City’s Black history firsts honored at awards dinner
By St. Clair Murraine
Outlook staff writer
While Black History Month might serve as a time to prick the conscious about the contributions of African Americans, recognizing home-grown greatness is just as essential.
That’s something that Dorothy Inman-Johnson, Tallahassee’s first Black female mayor, acknowledges. She is so passionate about bringing awareness to the contribution of Blacks in the city that for three years now she and her husband, pastor Lee Johnson, have been honoring the firsts in local Black history.
“I just want these trailblazers to be recognized for the good work they are doing in this community,” Inman-Johnson said. “They may not have a national profile but we need to know who is making and building this community that we live in.”
This year’s event, which was held at the Civic Center last Friday night, also was a fund-raiser for Loved by Jesus Family Church, where Johnson is pastor. Some of the money raised will be used to fund the church’s youth program that the Johnson’s run at Orange Avenue Apartments.
The event recognized 30 individuals who were Tallahassee’s first in law and medicine. In part, the children that they are supporting were part of the impetus for the event.
“We felt we needed to introduce the children and their parents to real history makers who are still living,” Inman-Johnson said. “Real history makers right now; not always going back to the icons like Rosa Parks and Martin Luther King and Justice Thurgood Marshall as though we’ve stopped making history as a people.”
Barbara Hobbs, the first Black female circuit judge from Tallahassee, was one of the honorees. She recalled having to overcome growing up in Tallahassee in a household that didn’t have much to becoming a judge.
“I appreciate it a lot,” said Hobbs, who is a graduate of FSU law school who was elected to another term. “I’m excited that the community thought enough to elect me to that position.”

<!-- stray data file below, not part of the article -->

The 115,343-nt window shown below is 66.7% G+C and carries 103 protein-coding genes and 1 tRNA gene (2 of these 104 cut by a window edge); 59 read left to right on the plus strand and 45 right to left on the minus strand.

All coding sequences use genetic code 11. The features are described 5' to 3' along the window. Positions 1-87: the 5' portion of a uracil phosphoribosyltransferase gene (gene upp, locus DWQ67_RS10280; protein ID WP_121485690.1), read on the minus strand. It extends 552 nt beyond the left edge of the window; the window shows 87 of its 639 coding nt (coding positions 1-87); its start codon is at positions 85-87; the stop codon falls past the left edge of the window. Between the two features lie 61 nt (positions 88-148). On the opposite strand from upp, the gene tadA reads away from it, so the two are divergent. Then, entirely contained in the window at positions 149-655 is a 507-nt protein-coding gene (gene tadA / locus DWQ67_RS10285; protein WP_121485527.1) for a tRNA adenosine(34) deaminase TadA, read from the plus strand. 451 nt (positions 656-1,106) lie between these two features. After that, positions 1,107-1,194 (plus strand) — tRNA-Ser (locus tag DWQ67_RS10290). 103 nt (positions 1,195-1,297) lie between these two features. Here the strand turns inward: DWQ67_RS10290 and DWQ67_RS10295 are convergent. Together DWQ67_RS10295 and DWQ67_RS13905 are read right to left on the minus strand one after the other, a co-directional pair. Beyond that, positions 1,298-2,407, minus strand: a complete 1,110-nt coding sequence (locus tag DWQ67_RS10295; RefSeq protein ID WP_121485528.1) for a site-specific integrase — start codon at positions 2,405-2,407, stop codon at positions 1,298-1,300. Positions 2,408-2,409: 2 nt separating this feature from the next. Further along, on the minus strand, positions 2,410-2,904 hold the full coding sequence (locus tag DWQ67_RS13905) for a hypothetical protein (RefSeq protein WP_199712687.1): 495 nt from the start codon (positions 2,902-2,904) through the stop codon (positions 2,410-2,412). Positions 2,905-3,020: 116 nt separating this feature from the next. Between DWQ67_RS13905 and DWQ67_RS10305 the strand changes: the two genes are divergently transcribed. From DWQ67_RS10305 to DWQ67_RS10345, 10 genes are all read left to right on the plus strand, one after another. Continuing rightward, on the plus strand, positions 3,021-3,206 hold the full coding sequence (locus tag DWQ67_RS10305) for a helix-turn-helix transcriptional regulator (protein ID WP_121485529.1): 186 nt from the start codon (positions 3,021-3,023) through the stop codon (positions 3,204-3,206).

Hobbs credited her mentor Mildred Ravenell for influencing her decision to get into law.
“It was very important for me to see a Black woman who is educated and had a family,” she said. “She did all types of things. I wanted to be that.”
Each of the honorees spoke briefly, using the occasion to express their appreciation for the recognition. Attorney John Due, a civil rights activist, used some of his time to reiterate the importance of the event.
“The struggle continues,” he said. “We are not finished. We’ve got work to do.”
Surgeon Charlie Richardson was among the ones recognized for their work in medicine. A licensed physician in Florida and Georgia, he was involved with the groundwork for creating Bond Community Health Center.
He said he was grateful for the honor because of what it means to him and other pioneers in the city.
“We have to keep our history alive and not just recognize it in February (Black History Month),” he said. “It’s just a matter of keeping those memories alive. These folks that are right here still were instrumental and a whole lot of people still don’t know about it.”
Adner Marcelin, president of the local chapter of the NAACP who was master of ceremonies, said he felt honored to be among the ones who were recognized.
“Normally when we have all of those individuals in the same room, they’re usually at a funeral,” Marcelin said. “To be honoring those who paved the way and made it possible for individuals like me to attend law school and come back to help our community to be advocates and leaders for justice is truly an honor for me.
“We are losing our ways and our traditions. We have to be the ones that preserve it. If we want to continue breaking ceiling and breaking barriers, events like this are very important.”
BLACK HISTORY FIRST HONOREES
Judge Augustus D. Aikens, First Black Male Leon County Judge
Attorney Remus Allen, First Black Assistant Public Defender
Dr. Russell L. Anderson, First Black Doctor Admitted to TMH
Dr. Wilmoth Baker, III, First Black Anesthesiologist
Attorney Martin Black, First Black Leon Public Defender to become a Judge
Dr. Alfreda Blackshear, First Black Female Pediatician
Dr. A. D. Brickler, First Black OB/GYN Physician Admitted to Practice at TMH
Dr. Earl Britt, First Black Cardiologist
Dr. Alpha O. Campbell, Founder of First Privately Owned Hospital
Dr. Joseph Camps, First Black Urologist
Judge Nikki Clark, First Black Appeals Court Judge/Circuit 2
Attorney John Due, First Black Attorney with Private Law Office
Attorney Ed Duffee, One of First Black Attorneys in Private Practice
Dr. LHB Foote, Founder of FAMU Hospital and Nursing Program
Dr. William H. Gunn, First Black Physician
Justice Joseph Hatchett, First Black Florida Supreme Court Justice
Judge Judith Hawkins, First Black Leon County Judge
Dr. Lionel Henry, First Black Pediatrician
Judge Barbara Hobbs, First Black Circuit Judge
Ms. Millicent Holifield, Founder of Leon County LPN Program
Judge Eleanor Hunter, First Black Administrative Law Judge
Attorney Cassandra Jackson, First Black Tallahassee City Attorney
Attorney Harold Knowles, Founding Partner of First Black Law Firm
Justice Peggy Quince, First Black Female Justice/Chief Justice/Florida Supreme Court
Attorney Roosevelt Randolph, First Black Assistant State Attorney
Dr. Ronald Ray, First Black Radiologist
Dr. Charlie Richardson, First Black TMH Surgeon
Dr. Howard Roberts, A Founder of the FAMU School of Pharmacy
Justice Leander Shaw, First Black Chief Justice of the Florida Supreme Court
Dr. Joseph Webster, First Black Gastroenterologist